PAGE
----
Over the past few years Nepal has experienced enormous challenges in conserving the country’s biodiversity, from the mountains to the Terai. Globally significant wildlife species such as Bengal tiger, greater one-horned rhinoceros, Asian elephant, gharial, Gangetic river dolphin and giant hornbill in Terai Arc Landscape (TAL) and snow leopard, red panda and musk deer in the Chitwan-Annapurna Landscape (CHAL) are under threat. Species-specific regional conservation strategies are required to ensure their long-term survival. There are also major forest ecosystems in both TAL and CHAL that require protection. TAL supports tall alluvial floodplain grasslands, riverine forest, and khari-sissoo (Dalbergia-Acacia) association in the riverbeds, to mixed hardwood and Sal forests in the drier uplands. CHAL vegetation includes a narrow section of lowland TAL vegetation in the southern proximity, dry deciduous sal forest in the Churia foothills; broadleaf subtropical forests with sal and pine forest in the middle mountain; temperate forest in the high mountain; and birch dominated alpine forest and open rangelands in the high Himalayan region.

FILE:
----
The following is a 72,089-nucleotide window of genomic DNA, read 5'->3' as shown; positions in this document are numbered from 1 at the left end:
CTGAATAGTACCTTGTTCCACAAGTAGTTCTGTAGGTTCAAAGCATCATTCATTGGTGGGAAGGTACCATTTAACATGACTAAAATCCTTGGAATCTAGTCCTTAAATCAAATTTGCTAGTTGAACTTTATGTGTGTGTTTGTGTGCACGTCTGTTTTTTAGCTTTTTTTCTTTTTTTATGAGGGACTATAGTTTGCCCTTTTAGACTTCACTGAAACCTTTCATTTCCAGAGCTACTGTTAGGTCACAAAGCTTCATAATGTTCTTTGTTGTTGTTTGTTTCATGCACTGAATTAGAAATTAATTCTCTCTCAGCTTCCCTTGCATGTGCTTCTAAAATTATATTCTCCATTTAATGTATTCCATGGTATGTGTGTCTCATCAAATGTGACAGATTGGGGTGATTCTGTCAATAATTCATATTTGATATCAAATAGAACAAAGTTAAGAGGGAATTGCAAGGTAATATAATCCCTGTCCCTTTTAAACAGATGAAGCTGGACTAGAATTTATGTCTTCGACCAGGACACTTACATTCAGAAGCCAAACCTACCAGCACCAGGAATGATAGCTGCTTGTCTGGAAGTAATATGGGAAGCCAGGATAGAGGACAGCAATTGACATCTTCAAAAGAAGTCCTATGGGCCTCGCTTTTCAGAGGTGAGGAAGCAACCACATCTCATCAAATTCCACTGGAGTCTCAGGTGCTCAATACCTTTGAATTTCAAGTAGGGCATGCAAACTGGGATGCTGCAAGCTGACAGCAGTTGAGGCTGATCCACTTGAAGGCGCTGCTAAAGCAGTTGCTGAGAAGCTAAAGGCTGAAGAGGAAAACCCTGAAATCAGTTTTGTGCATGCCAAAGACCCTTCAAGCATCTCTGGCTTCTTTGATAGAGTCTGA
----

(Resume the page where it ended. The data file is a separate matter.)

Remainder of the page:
The main threats to Nepal's biodiversity are (Nepal Biodiversity Strategy, 2002):
• Encroachment/fragmentation and degradation of habitat
• Poaching and illegal trade of key wild animals and plants
• Unsustainable use of natural resources
• Spread of invasive alien plant species
• Human-wildlife conflict
• Climate change (direct impacts)
• Overgrazing by livestock
• Fire, flood and landslide
• Pollution of aquatic environments and changes in river flows
• Large infrastructure development
While the above mentioned are direct threats, there are number of indirect drivers and root causes that interact in complex ways to cause human induced changes in biodiversity. Indirect drivers including inequitable access to forest benefits, lack of economic alternatives, population growth, and cultural and religious factors that influence local communities' behavior in ways that impact biodiversity. And climate change is having increasing impacts on people and nature, in some cases exacerbating indirect drivers of biodiversity loss.